While the strike has been going on for a little over one week, energy is still high. Local media have visited and covered the strike. Local politicians have also visited and expressed solidarity. San Jose organizations like Sacred Heart CS and Working Partnerships organized a grocery drive. Socialist organizations DSA and ISO have also dropped off supplies.

The union organized a rally on October 12, and a local progressive priest led a solidarity fellowship on October 13. Overall, the downtown San Jose Marriott strike is well-supported and has a lot of momentum.

The situation at the DoubleTree has its similarities and differences with the Marriott strike. Like Marriott workers, Stationary Engineers Local 39 has been working without a contract for a long time — 11 months. They also want a living wage that matches the industry standard, as their wages have been stagnant while the cost of living in San Jose has soared.

Unlike Marriott workers, this is not their first strike. They went on strike for similar demands in 2012, but were unsuccessful in winning their demands. They are trying again now because they want to stand with their hotel worker brothers and sisters in the demand for better pay and benefits.

The DoubleTree strike is smaller than the downtown Marriott, and it has not received the same media attention or community support. Despite this, those on strike are very energetic and loud.

No one is scabbing, and the workers here are doing their best to be loud and ask that visitors check out. This includes attempting to block hotel shuttles. Picketers are asking supporters to call the hotel and tell management that they should return to negotiations and meet worker demands. You can reach the hotel at 408-453-4000.


Oakland

Nearly 200 workers of the Marriott Hotel in downtown Oakland have been on strike for the last 10 days. Similar to many other Marriott Hotels, the management at Oakland wanted to freeze raises, drastically increase health care costs and expand the workload of its employees while cutting the staff.

“They want me to work three jobs and only get paid for one,” said Silvia Stollger, who is a switchboard operator and has worked at the hotel for 26 years. “They want everyone to take on two or three staff jobs so they can keep up their profits.”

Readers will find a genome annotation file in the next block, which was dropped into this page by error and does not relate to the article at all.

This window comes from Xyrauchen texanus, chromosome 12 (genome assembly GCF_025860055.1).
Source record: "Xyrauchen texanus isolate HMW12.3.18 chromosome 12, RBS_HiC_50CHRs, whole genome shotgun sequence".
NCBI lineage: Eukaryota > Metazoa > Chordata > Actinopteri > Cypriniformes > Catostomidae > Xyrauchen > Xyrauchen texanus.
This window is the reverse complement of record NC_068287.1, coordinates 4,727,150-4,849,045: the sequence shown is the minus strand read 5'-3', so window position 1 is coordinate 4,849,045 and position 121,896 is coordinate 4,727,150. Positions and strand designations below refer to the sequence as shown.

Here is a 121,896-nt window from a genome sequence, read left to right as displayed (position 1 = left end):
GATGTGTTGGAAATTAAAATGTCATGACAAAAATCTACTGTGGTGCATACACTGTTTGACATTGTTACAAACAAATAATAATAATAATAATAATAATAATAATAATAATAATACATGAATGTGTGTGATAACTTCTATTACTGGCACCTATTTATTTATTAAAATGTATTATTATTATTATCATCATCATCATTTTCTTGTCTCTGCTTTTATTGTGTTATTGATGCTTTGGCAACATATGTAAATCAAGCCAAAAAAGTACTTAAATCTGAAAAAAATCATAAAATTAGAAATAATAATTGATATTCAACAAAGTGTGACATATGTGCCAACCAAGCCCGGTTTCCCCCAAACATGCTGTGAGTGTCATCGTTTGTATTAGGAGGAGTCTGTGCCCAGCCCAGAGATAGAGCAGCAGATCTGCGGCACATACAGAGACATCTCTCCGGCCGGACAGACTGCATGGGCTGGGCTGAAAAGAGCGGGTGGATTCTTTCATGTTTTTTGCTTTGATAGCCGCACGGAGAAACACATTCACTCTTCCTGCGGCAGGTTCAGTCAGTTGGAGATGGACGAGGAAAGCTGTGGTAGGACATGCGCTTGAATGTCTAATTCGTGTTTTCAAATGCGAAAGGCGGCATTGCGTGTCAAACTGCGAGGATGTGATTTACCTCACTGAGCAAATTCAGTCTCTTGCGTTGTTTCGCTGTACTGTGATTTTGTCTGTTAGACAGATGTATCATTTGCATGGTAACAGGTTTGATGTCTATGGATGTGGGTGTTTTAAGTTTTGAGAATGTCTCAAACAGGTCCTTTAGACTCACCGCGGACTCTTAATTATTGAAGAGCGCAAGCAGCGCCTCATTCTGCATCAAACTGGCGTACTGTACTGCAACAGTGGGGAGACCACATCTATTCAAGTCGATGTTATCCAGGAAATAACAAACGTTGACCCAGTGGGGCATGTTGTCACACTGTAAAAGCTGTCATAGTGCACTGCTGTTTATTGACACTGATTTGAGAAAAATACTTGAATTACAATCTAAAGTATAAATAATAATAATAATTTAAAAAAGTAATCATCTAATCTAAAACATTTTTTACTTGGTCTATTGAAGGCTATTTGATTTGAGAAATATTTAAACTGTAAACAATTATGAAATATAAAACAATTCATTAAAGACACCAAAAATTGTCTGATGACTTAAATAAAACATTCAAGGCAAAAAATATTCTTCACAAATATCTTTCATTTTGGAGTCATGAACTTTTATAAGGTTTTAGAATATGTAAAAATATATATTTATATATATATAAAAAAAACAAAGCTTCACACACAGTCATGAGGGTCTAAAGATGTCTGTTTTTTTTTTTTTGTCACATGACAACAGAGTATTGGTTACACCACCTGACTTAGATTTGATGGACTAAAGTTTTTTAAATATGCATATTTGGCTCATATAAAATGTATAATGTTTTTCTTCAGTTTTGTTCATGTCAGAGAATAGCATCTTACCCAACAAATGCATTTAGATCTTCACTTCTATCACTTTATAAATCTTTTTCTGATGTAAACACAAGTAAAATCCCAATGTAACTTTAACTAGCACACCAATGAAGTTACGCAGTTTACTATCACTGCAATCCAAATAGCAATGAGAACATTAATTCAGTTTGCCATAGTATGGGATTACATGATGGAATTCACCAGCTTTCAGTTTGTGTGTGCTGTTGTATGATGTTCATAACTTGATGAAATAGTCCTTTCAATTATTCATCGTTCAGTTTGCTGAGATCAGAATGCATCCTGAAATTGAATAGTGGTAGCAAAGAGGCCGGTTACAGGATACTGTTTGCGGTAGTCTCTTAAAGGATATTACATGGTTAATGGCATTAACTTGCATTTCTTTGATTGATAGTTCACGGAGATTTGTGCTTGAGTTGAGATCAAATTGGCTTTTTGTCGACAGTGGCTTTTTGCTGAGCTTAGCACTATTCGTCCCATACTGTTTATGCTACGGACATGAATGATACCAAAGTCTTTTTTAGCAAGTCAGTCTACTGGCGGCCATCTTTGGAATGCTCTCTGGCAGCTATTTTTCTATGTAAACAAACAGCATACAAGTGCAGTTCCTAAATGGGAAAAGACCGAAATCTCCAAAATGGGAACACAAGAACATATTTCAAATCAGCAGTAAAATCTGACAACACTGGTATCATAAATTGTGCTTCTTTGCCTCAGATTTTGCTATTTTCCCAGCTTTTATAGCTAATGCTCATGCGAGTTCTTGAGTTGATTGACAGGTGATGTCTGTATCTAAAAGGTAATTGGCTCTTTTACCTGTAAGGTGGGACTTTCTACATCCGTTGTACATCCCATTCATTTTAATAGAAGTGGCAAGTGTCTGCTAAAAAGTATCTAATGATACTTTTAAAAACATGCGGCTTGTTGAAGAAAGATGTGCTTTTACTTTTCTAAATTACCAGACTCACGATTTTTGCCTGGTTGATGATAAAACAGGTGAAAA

To fight back against the company, the pickets have been running from 5 a.m. to midnight every day.

The workers picket at both the front and back entrances, as well as at another door where supplies were unloaded into the hotel. One worker said that that a few days ago, truck drivers who were union members had refused to cross the picket line and unload supplies to the hotel. As a result, Marriott switched to nonunion suppliers.

To keep service running in the hotel, management has hired scab workers, however they are reportedly far from enough to keep the hotel running. One worker said that each scab had to clean as many as 30 to 40 rooms each day, and there were no front-desk receptionists.

Several customers had been seen checking out early and switching hotels because they felt the rooms were dirty and service was horrible, even though Marriott offered them free stay as an apology. The workers themselves were also trying to talk to customers, using these arguments to convince them to leave the hotel.

There’s no telling if or when management will offer the workers a fair contract, but the confidence on the picket line is high and most expect the get the treatment they deserve.

“In every room of the hotel, the company’s leaflet, called ‘The Spirit to Serve,’ is left for the guests to read,” said Stollger. “Part of it says that the workers are the ‘Heart of the House.’ We’re also the brains and hands.”

Jeffrey Boyette, Jonathan Engel, Kacie Harlan, Hana Lee, Elizabeth Maskasky and Yueran Zhang contributed to this article.